TCS Daily


iLove Is a Many Splendored Thing

By Ilya Shapiro - March 25, 2005 12:00 AM

Late last month I broke down and ordered an iPod. You know, one of those ultra-sleek digital music players with the telltale white earbuds and wires. The latest in the long line of compact portable personal entertainment systems that began with the now retro-hip Sony Walkman. The one that has been banned by apoplectic educators for fear of encouraging "social isolation," thereby solidifying its place among the technological advancements that expand freedom and choice while consternating nanny state status quo-ers.

Now, I'm neither an early adopter nor someone who is swayed by fads. Nor am I a gadget freak; I'm one of those guys who wonders why Maxim magazine added "gadgets" to its tagline ("sex, sports, beer," etc.). Instead, my objective for getting one of these new-fangled contraptions was that I like my music but never get a chance to listen to it; I no longer drive every day and am not at home enough waking hours. What finally sold me was the simple idea of having all of my CDs, from Pavarotti to Postal Service, loaded up and ready to go -- in a device about the size of a pack of cigarettes, and not much heavier.

And that's probably why a lot of people are getting them nowadays -- along with Apple's astute marketing, which has effectively branded the aforementioned white headphones and is playing off the great success of U2 to go after two generations of music-lovers. As of the end of last year, over 10 million iPods had been sold, 8 million in 2004 alone (4.5 million in October through December, essentially the holiday shopping season). The iPod now has 65% of the mp3 (digital music) market in this country, and that share can only grow with the recent introduction of the screen-less iPod shuffle (from $99) and the gigantic (60-gigabyte) photo iPod -- which segments the market at every feasible price/feature point.

But I'm not trying to be a cheerleader for Steve Jobs. It doesn't seem like he needs them now that he's revived a company that had been facing extinction -- and with little more than a good color scheme. (Without help from the Fab Five of Queer Eye fame.)

No, what I'm meandering toward is that the iPod is revolutionizing American society -- at this point mainly youngish urban somewhat affluent society (call 'em "yosas"), but that's where revolutionary trends begin. Not in the glib "iPod changed my life" sort of way; it sort of does that, but more in terms of improving its quality than by adding a new dimension. What iPod has done, building on the legally short-circuited Napster wave that I just missed in college -- more on the differences between Generation Y and the tail end of Generation X in a future column -- is to give people control over their music, and to allow them literally to provide a soundtrack for every moment of their lives.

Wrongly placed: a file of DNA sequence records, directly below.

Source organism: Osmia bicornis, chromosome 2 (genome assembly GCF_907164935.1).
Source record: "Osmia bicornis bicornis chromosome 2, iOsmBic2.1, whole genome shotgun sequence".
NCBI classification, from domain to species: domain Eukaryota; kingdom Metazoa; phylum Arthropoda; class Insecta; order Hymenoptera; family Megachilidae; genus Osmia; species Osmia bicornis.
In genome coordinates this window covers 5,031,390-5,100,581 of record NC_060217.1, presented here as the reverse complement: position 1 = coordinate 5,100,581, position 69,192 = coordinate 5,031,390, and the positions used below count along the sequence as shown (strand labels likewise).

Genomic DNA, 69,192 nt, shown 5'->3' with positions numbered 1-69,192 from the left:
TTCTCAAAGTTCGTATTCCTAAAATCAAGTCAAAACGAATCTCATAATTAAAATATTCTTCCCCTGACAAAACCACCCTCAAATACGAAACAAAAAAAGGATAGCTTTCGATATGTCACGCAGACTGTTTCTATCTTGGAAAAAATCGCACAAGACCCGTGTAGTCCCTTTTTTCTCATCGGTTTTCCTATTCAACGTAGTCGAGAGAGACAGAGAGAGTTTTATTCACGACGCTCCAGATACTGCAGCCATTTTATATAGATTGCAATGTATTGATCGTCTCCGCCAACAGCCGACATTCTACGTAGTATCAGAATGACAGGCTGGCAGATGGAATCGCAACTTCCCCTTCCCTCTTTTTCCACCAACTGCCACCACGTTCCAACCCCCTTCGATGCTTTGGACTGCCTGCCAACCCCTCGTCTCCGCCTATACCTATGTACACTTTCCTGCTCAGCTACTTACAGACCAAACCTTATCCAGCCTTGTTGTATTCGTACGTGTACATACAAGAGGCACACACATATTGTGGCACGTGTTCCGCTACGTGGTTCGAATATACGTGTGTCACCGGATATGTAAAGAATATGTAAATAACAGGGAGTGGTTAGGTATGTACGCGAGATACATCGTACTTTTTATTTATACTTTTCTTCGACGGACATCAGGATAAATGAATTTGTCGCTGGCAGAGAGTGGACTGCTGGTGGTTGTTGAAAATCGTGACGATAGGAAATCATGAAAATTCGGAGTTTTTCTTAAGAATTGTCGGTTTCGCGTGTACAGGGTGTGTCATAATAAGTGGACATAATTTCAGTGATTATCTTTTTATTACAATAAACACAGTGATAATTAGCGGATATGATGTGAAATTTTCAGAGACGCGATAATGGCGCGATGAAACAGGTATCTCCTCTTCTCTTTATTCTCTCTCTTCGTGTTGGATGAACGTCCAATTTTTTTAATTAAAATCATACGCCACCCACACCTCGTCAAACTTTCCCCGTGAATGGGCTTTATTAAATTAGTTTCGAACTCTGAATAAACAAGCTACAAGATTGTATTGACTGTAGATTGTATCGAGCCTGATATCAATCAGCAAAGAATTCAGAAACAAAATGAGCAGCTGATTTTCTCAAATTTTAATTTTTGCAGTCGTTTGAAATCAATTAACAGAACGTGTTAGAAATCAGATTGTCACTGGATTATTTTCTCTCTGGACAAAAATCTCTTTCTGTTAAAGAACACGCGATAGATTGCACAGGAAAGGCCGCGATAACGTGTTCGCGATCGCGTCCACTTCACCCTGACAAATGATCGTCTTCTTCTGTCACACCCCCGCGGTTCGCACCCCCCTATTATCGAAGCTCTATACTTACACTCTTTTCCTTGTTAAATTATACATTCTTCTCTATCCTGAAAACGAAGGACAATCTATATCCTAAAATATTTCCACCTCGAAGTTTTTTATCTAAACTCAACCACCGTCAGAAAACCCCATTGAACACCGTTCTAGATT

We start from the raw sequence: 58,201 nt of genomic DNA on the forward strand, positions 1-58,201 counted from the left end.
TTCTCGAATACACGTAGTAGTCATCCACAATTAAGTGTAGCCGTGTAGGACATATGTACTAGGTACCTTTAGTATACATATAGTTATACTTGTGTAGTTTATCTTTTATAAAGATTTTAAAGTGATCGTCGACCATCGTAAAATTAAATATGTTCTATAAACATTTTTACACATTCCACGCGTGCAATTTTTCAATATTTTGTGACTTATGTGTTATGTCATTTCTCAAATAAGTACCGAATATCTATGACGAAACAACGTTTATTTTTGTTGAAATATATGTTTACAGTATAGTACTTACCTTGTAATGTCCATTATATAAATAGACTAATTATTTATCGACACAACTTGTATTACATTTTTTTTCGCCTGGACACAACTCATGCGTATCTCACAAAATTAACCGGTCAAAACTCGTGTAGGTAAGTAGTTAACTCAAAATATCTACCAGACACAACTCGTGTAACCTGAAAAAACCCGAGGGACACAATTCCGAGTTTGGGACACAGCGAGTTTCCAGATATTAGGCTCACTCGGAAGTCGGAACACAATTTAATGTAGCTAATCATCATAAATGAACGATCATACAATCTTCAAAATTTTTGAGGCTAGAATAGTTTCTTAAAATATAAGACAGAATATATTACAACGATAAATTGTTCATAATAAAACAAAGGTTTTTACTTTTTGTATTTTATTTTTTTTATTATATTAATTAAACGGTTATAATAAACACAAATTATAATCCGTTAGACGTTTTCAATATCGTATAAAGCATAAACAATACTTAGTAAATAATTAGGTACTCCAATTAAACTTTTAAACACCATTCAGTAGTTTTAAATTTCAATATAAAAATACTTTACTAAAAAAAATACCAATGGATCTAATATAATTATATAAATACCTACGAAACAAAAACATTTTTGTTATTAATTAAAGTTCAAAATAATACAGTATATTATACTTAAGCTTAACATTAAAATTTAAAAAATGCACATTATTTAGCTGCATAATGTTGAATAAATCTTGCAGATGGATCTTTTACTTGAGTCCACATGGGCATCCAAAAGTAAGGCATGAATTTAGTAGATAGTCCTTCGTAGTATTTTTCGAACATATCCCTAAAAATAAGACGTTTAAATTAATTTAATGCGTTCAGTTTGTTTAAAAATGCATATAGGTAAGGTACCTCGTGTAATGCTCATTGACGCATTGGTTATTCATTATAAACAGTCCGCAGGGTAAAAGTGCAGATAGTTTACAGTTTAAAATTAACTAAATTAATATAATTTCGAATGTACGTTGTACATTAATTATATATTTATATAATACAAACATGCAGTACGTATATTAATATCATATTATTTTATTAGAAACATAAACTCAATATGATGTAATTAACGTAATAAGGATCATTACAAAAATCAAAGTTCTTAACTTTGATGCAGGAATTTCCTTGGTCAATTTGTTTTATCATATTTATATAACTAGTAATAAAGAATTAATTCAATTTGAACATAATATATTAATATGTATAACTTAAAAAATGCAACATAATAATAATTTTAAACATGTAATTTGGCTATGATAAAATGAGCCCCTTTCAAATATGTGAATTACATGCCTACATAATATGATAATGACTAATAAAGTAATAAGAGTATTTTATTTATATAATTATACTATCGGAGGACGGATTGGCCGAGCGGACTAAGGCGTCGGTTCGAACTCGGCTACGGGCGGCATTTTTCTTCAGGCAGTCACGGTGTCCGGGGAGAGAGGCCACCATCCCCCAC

Some bemoan this development as yet another step on the road to the complete atomization of society -- Bowling Alone writ larger and larger. And this is a fair criticism; I was recently in an Au Bon Pain on the campus of George Washington University and witnessed two students have an iPod non-versation: one tapped the other on the shoulder and waved hi, they noticed each other's white earbuds, and so just sort of smiled and kept looking at each other. What was stopping them from pausing their music and interacting? -- after all, this was more than a case of acquaintances nodding "wassup" as they pass each other on the quad path.

Rick Barry, writing in the GW Patriot -- a Collegiate Network paper I came across while surveying the collegians in their natural habitat -- points to the iPod as a threat to civilization for just these self-isolating reasons ("absent presence" he calls it). And it's bad for music and for the soul as well, he adds.

You can even hear echoes of Chicago law professor Cass Sunstein, who argues in Republic.com that our polity will gradually dissolve as people filter out the news and information they don't want to hear, customizing their narrow societal "engagement" rather than being exposed to a range of views and sources. Well.

There are two sides to every criticism. For every absent presence or social isolation there is an unspoken bond between strangers -- such as the kind I feel when passing another business casual soul on K Street with the white wires slinking up from his brown corduroy Banana Republic jacket. For every bit of instant-gratification candy dispenser music, somebody learns to appreciate Chopin or Clapton or Coldplay. And for every lament about a false, conforming-yet-segregating "control," there is an exultation at the increasing choices -- the growing freedom -- in this brave new 21st century.

So I'm not too concerned, and indeed welcome iPod nation.

As for my iPod purchase, it turns out that two days after I placed my order for a 40GB iPod, that particular model was discontinued and replaced by the 60GB beast. This prompted an Apple email saying that they'd discount me $50 (not that I had any hard feelings, as I certainly don't need that much memory and am not willing to pay the higher price). Then two days later I got another email saying they'd just send me the 60GB model anyway, still for $50 less than I would have paid for the 40GB. Now I have a machine that has six times the memory of my three-and-a-half-year-old Dell laptop and can store all my photos and writing along with my music. Not a bad ploy: Apple certainly has piqued my interest in an iBook.

Ilya Shapiro a Washington lawyer, writes the "Dispatches from Purple America" column for TCS. His last contribution explained why hockey is the sport of Purple America.


 

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